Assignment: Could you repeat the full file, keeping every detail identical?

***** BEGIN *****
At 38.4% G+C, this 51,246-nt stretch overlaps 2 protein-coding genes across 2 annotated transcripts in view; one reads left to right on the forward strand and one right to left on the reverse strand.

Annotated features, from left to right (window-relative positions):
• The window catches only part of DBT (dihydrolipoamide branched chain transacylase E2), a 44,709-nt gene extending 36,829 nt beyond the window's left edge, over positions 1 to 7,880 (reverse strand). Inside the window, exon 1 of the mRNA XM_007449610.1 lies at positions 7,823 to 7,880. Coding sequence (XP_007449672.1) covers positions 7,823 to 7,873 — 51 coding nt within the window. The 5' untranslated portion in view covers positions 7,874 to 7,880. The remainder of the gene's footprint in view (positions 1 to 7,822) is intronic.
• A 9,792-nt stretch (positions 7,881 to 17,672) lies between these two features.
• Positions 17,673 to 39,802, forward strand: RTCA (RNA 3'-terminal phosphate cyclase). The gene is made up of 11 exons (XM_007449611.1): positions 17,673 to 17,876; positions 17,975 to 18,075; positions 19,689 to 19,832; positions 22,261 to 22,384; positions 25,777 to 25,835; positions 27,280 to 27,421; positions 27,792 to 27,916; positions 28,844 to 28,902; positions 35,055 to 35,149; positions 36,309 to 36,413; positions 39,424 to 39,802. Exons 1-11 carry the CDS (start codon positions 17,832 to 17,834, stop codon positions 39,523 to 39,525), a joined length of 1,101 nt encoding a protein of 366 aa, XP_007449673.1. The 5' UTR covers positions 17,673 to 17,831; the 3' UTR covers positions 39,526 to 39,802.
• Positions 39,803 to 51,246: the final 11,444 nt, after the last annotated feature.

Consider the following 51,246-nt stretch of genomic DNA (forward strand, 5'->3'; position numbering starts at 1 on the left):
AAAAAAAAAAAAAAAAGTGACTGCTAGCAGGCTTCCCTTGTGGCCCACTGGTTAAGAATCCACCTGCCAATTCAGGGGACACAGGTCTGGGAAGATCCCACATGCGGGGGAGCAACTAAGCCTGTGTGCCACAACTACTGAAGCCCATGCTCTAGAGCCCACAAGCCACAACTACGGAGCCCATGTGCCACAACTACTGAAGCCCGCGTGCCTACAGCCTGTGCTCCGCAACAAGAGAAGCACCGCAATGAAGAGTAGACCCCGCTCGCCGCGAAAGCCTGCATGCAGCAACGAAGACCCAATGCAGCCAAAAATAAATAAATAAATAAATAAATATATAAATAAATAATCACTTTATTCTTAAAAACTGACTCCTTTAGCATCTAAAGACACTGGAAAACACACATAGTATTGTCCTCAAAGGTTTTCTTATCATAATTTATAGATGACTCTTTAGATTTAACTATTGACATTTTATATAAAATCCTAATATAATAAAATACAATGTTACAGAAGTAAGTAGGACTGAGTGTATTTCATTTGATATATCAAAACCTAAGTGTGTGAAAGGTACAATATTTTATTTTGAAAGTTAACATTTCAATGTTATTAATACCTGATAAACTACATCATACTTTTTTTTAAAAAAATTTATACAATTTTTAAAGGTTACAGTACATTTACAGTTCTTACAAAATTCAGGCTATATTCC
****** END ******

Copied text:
At 38.4% G+C, this 51,246-nt stretch overlaps 2 protein-coding genes across 2 annotated transcripts in view; one reads left to right on the forward strand and one right to left on the reverse strand.

Annotated features, from left to right (window-relative positions):
• The window catches only part of DBT (dihydrolipoamide branched chain transacylase E2), a 44,709-nt gene extending 36,829 nt beyond the window's left edge, over positions 1 to 7,880 (reverse strand). Inside the window, exon 1 of the mRNA XM_007449610.1 lies at positions 7,823 to 7,880. Coding sequence (XP_007449672.1) covers positions 7,823 to 7,873 — 51 coding nt within the window. The 5' untranslated portion in view covers positions 7,874 to 7,880. The remainder of the gene's footprint in view (positions 1 to 7,822) is intronic.
• A 9,792-nt stretch (positions 7,881 to 17,672) lies between these two features.
• Positions 17,673 to 39,802, forward strand: RTCA (RNA 3'-terminal phosphate cyclase). The gene is made up of 11 exons (XM_007449611.1): positions 17,673 to 17,876; positions 17,975 to 18,075; positions 19,689 to 19,832; positions 22,261 to 22,384; positions 25,777 to 25,835; positions 27,280 to 27,421; positions 27,792 to 27,916; positions 28,844 to 28,902; positions 35,055 to 35,149; positions 36,309 to 36,413; positions 39,424 to 39,802. Exons 1-11 carry the CDS (start codon positions 17,832 to 17,834, stop codon positions 39,523 to 39,525), a joined length of 1,101 nt encoding a protein of 366 aa, XP_007449673.1. The 5' UTR covers positions 17,673 to 17,831; the 3' UTR covers positions 39,526 to 39,802.
• Positions 39,803 to 51,246: the final 11,444 nt, after the last annotated feature.

Consider the following 51,246-nt stretch of genomic DNA (forward strand, 5'->3'; position numbering starts at 1 on the left):
AAAAAAAAAAAAAAAAGTGACTGCTAGCAGGCTTCCCTTGTGGCCCACTGGTTAAGAATCCACCTGCCAATTCAGGGGACACAGGTCTGGGAAGATCCCACATGCGGGGGAGCAACTAAGCCTGTGTGCCACAACTACTGAAGCCCATGCTCTAGAGCCCACAAGCCACAACTACGGAGCCCATGTGCCACAACTACTGAAGCCCGCGTGCCTACAGCCTGTGCTCCGCAACAAGAGAAGCACCGCAATGAAGAGTAGACCCCGCTCGCCGCGAAAGCCTGCATGCAGCAACGAAGACCCAATGCAGCCAAAAATAAATAAATAAATAAATAAATATATAAATAAATAATCACTTTATTCTTAAAAACTGACTCCTTTAGCATCTAAAGACACTGGAAAACACACATAGTATTGTCCTCAAAGGTTTTCTTATCATAATTTATAGATGACTCTTTAGATTTAACTATTGACATTTTATATAAAATCCTAATATAATAAAATACAATGTTACAGAAGTAAGTAGGACTGAGTGTATTTCATTTGATATATCAAAACCTAAGTGTGTGAAAGGTACAATATTTTATTTTGAAAGTTAACATTTCAATGTTATTAATACCTGATAAACTACATCATACTTTTTTTTAAAAAAATTTATACAATTTTTAAAGGTTACAGTACATTTACAGTTCTTACAAAATTCAGGCTATATTCC